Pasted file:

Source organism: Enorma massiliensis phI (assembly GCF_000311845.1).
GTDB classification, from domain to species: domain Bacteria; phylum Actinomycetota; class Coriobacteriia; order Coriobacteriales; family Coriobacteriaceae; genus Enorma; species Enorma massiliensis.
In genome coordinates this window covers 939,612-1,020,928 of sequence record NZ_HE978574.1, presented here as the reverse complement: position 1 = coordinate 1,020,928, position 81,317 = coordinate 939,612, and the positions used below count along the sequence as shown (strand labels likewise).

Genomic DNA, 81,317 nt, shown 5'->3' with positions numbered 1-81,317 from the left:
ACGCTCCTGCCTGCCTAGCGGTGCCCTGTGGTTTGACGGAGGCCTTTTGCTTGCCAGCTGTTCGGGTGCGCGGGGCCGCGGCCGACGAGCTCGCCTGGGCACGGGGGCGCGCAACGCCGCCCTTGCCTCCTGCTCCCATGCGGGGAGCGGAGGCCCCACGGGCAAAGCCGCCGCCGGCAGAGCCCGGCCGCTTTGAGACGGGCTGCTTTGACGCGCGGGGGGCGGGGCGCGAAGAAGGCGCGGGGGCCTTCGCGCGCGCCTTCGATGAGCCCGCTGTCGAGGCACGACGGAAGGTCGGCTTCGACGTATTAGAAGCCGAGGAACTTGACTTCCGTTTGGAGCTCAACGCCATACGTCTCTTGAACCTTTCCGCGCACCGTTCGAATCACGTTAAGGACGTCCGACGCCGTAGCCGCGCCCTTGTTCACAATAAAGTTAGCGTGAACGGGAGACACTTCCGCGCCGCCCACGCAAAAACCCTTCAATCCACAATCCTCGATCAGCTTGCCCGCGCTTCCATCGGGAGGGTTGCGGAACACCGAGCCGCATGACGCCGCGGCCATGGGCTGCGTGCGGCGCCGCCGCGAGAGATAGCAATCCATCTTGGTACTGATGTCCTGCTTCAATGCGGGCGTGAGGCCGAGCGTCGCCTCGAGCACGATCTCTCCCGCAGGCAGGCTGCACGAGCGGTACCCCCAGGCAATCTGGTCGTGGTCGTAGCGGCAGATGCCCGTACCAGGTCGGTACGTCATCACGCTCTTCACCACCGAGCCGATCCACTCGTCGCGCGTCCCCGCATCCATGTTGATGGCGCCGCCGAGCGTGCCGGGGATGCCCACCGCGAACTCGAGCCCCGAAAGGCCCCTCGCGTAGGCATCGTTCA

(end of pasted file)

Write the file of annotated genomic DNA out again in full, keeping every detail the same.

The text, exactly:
Source organism: Enorma massiliensis phI (assembly GCF_000311845.1).
GTDB classification, from domain to species: domain Bacteria; phylum Actinomycetota; class Coriobacteriia; order Coriobacteriales; family Coriobacteriaceae; genus Enorma; species Enorma massiliensis.
In genome coordinates this window covers 939,612-1,020,928 of sequence record NZ_HE978574.1, presented here as the reverse complement: position 1 = coordinate 1,020,928, position 81,317 = coordinate 939,612, and the positions used below count along the sequence as shown (strand labels likewise).

Genomic DNA, 81,317 nt, shown 5'->3' with positions numbered 1-81,317 from the left:
ACGCTCCTGCCTGCCTAGCGGTGCCCTGTGGTTTGACGGAGGCCTTTTGCTTGCCAGCTGTTCGGGTGCGCGGGGCCGCGGCCGACGAGCTCGCCTGGGCACGGGGGCGCGCAACGCCGCCCTTGCCTCCTGCTCCCATGCGGGGAGCGGAGGCCCCACGGGCAAAGCCGCCGCCGGCAGAGCCCGGCCGCTTTGAGACGGGCTGCTTTGACGCGCGGGGGGCGGGGCGCGAAGAAGGCGCGGGGGCCTTCGCGCGCGCCTTCGATGAGCCCGCTGTCGAGGCACGACGGAAGGTCGGCTTCGACGTATTAGAAGCCGAGGAACTTGACTTCCGTTTGGAGCTCAACGCCATACGTCTCTTGAACCTTTCCGCGCACCGTTCGAATCACGTTAAGGACGTCCGACGCCGTAGCCGCGCCCTTGTTCACAATAAAGTTAGCGTGAACGGGAGACACTTCCGCGCCGCCCACGCAAAAACCCTTCAATCCACAATCCTCGATCAGCTTGCCCGCGCTTCCATCGGGAGGGTTGCGGAACACCGAGCCGCATGACGCCGCGGCCATGGGCTGCGTGCGGCGCCGCCGCGAGAGATAGCAATCCATCTTGGTACTGATGTCCTGCTTCAATGCGGGCGTGAGGCCGAGCGTCGCCTCGAGCACGATCTCTCCCGCAGGCAGGCTGCACGAGCGGTACCCCCAGGCAATCTGGTCGTGGTCGTAGCGGCAGATGCCCGTACCAGGTCGGTACGTCATCACGCTCTTCACCACCGAGCCGATCCACTCGTCGCGCGTCCCCGCATCCATGTTGATGGCGCCGCCGAGCGTGCCGGGGATGCCCACCGCGAACTCGAGCCCCGAAAGGCCCCTCGCGTAGGCATCGTTCA